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An interesting write-up on WR Brandon Lloyd
McDaniels influence may make Lloyd a good catch
By Greg A. Bedard
Globe Staff / March 11, 2012
Considering the praise Brandon Lloyd heaped on the Patriots in numerous interviews late last week, we wouldn’t be surprised if, when free agency opened at 4 p.m. Tuesday, the receiver reenacted John Cusack’s famous scene from the movie “Say Anything’’ in the Gillette Stadium parking lot.
Boombox overhead with “In Your Eyes’’ playing.
It was that bad. And he probably decreased any offer the Patriots might be formulating.
But will the marriage be consummated? Should it?
You would think a Lloyd-Patriots marriage makes too much sense for it not to happen.
The Patriots, according to league sources, want to improve their receiving crop in free agency, and possibly the draft. There are plenty of options in free agency: Vincent Jackson, Mike Wallace (restricted), Marques Colston, Mario Manningham, Reggie Wayne, Pierre Garcon, Braylon Edwards, and Robert Meachem, among others.
The Patriots’ passing system is complex, and not everyone can grasp it (see: Ochocinco, Chad). Lloyd can and has. He has been in the system with Patriots offensive coordinator Josh McDaniels with both the Broncos and Rams.
And even though Lloyd will be 31 July 5, he has proven to be productive in the system. He had 70 catches for 966 yards and five touchdowns last season between the Broncos and Rams - when both teams were bad. And he was second-team All-Pro with the Broncos and McDaniels in 2010 after catching 77 passes for 1,448 yards and 11 touchdowns.
Then there are his physical tools. Lloyd is not a burner - he’s a long-strider who is deceptively fast to defensive backs - but few are better in the air.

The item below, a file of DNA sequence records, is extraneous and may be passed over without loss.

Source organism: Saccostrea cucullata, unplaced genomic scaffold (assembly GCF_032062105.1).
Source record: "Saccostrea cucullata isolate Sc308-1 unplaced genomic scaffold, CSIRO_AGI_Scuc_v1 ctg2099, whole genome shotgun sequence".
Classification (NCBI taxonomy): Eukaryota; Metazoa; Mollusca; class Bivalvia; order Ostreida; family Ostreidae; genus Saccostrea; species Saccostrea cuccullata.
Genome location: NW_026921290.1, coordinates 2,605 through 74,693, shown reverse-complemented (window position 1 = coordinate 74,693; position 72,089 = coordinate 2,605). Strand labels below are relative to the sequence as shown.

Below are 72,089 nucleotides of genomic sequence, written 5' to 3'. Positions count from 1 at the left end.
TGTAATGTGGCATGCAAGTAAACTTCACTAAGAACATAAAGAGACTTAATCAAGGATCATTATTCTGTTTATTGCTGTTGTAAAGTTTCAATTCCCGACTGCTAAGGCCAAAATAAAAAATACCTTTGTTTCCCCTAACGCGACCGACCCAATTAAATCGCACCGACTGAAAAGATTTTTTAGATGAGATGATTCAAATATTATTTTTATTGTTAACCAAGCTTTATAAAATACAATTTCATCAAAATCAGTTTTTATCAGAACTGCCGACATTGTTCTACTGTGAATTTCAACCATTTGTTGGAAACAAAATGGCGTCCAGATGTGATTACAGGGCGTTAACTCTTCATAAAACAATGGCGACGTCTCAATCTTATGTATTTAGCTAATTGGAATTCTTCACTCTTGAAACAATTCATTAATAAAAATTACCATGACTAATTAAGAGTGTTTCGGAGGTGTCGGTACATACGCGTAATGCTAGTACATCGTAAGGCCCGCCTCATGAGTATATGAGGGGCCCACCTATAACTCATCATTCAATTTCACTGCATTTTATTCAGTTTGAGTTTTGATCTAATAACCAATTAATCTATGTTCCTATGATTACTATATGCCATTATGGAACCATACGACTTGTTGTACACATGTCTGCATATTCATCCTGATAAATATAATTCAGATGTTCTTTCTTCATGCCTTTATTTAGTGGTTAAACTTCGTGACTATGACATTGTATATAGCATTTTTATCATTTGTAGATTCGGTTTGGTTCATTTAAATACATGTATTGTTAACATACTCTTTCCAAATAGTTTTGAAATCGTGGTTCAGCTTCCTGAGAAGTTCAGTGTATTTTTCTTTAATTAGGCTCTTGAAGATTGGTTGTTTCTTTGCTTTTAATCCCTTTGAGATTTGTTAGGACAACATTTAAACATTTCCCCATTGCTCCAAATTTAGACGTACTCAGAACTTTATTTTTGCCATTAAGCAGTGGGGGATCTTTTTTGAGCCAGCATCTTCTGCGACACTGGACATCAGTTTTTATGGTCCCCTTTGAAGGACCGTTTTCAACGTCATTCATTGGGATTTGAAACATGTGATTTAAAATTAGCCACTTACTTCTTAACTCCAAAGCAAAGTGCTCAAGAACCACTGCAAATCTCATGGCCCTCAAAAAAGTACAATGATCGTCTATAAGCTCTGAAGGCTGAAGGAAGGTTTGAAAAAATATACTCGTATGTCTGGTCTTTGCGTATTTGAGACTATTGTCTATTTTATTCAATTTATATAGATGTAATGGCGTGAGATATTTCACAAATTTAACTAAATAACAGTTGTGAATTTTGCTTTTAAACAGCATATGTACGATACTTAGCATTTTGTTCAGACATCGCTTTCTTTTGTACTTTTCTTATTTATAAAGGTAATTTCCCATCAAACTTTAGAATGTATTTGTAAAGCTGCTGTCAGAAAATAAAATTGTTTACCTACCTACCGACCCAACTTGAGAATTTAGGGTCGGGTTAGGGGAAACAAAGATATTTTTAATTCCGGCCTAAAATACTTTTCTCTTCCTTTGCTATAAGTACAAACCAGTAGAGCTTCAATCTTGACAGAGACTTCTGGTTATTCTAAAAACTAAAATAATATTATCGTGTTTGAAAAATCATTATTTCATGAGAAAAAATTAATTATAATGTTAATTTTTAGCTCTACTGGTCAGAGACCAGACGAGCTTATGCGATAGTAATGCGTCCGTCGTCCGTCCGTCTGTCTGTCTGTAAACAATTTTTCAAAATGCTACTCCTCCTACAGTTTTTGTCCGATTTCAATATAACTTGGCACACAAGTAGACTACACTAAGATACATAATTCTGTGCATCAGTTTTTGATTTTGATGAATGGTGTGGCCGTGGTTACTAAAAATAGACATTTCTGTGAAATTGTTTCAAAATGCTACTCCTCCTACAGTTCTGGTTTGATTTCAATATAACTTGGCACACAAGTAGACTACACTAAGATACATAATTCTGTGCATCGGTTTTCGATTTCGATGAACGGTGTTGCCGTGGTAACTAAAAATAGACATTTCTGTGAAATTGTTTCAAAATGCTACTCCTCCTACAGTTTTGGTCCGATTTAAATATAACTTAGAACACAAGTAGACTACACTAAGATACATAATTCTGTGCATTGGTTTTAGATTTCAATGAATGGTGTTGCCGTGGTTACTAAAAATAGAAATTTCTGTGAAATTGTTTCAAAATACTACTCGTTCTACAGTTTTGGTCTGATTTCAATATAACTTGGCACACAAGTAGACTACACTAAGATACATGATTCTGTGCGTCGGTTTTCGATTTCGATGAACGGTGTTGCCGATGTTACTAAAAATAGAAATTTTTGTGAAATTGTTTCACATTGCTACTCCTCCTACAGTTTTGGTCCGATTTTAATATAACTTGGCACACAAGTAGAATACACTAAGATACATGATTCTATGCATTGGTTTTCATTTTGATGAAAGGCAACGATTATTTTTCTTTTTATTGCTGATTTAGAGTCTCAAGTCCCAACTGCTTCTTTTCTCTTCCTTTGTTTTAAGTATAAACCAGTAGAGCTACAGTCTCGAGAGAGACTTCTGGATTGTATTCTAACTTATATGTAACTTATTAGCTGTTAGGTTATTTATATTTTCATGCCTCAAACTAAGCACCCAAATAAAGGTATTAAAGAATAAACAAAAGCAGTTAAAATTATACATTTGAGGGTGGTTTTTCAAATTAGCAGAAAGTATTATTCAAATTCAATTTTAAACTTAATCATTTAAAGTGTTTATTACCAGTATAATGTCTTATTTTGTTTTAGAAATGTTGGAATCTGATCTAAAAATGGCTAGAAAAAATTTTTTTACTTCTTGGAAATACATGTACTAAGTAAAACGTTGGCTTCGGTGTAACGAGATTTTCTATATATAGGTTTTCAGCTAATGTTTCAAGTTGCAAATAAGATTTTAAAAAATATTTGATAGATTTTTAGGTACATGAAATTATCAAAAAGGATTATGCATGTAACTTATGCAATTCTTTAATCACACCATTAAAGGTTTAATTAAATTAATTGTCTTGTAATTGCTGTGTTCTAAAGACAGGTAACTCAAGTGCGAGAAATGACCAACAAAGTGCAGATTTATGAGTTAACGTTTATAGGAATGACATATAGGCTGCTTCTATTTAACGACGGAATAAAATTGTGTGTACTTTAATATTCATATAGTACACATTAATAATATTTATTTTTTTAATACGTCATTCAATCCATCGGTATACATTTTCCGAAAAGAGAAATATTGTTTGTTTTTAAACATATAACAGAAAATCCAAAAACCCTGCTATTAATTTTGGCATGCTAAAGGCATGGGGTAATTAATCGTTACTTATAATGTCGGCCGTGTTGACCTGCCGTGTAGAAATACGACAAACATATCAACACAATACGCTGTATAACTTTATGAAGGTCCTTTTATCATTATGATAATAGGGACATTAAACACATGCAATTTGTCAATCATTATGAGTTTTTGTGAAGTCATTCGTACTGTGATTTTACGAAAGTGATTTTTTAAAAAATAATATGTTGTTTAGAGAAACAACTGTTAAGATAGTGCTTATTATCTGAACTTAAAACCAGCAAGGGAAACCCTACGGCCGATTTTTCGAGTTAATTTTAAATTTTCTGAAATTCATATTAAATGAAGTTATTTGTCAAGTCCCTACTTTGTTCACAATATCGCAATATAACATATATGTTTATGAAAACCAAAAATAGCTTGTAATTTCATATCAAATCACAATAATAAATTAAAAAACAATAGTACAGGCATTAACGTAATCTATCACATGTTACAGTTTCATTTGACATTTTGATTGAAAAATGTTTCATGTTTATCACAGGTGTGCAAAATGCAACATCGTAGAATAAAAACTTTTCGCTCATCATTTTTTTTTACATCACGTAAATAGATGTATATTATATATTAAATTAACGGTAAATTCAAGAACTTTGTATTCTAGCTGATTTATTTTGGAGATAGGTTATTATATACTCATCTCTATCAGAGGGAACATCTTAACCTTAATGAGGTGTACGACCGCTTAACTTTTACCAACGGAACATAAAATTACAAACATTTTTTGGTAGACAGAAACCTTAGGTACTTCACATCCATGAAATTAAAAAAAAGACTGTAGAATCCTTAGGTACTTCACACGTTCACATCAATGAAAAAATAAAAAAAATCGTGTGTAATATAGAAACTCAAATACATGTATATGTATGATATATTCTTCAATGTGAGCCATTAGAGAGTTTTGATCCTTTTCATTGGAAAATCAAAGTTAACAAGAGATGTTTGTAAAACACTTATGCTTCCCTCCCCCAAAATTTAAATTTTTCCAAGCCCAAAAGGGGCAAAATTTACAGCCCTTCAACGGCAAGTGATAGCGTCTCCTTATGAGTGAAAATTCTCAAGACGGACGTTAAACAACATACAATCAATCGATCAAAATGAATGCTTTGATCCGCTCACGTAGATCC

“He’s extremely talented,’’ said a Broncos source. “He has the best body control and hands of any receiver I’ve ever seen from the standpoint of just making the craziest catch. He does it so much that he makes those crazy catches look normal for him.
“He’s either going to come down with it, or knock it away from the [defensive back]. He makes contested catches over people because he can elevate and make catches in the crowd, make catches when the [defensive backs] are right there, make one-handed catches on balls that are thrown behind him. His body control is just ridiculous.’’
And with that, Patriots fans are ordering Lloyd jerseys online.
Perhaps they should. Throw in the fact that Lloyd, the son of two teachers, is highly intelligent and well-spoken, and he seems too good to be true.
And then you look at his career transactions.
Despite posting 160 catches for 2,583 yards and 21 touchdowns in three seasons at the University of Illinois and turning pro one year early, Lloyd was drafted in the fourth round in 2003.
The ***** traded him for a third- and fourth-round pick to the Redskins, who gave Lloyd a six-year contract worth $30 million. After two seasons, coach Joe Gibbs released Lloyd.
The Bears signed him to just a one-year contract in 2008, and he was not re-signed after being injured for much of the season. He was a healthy scratch at one point for a team that had no receivers.
After his All-Pro-type season, the Broncos traded Lloyd to the Rams for only a conditional sixth-round pick (it turned into a selection in the fifth round).
The Rams haven’t been very aggressive in re-signing Lloyd, so he’ll likely land with his sixth team in nine seasons.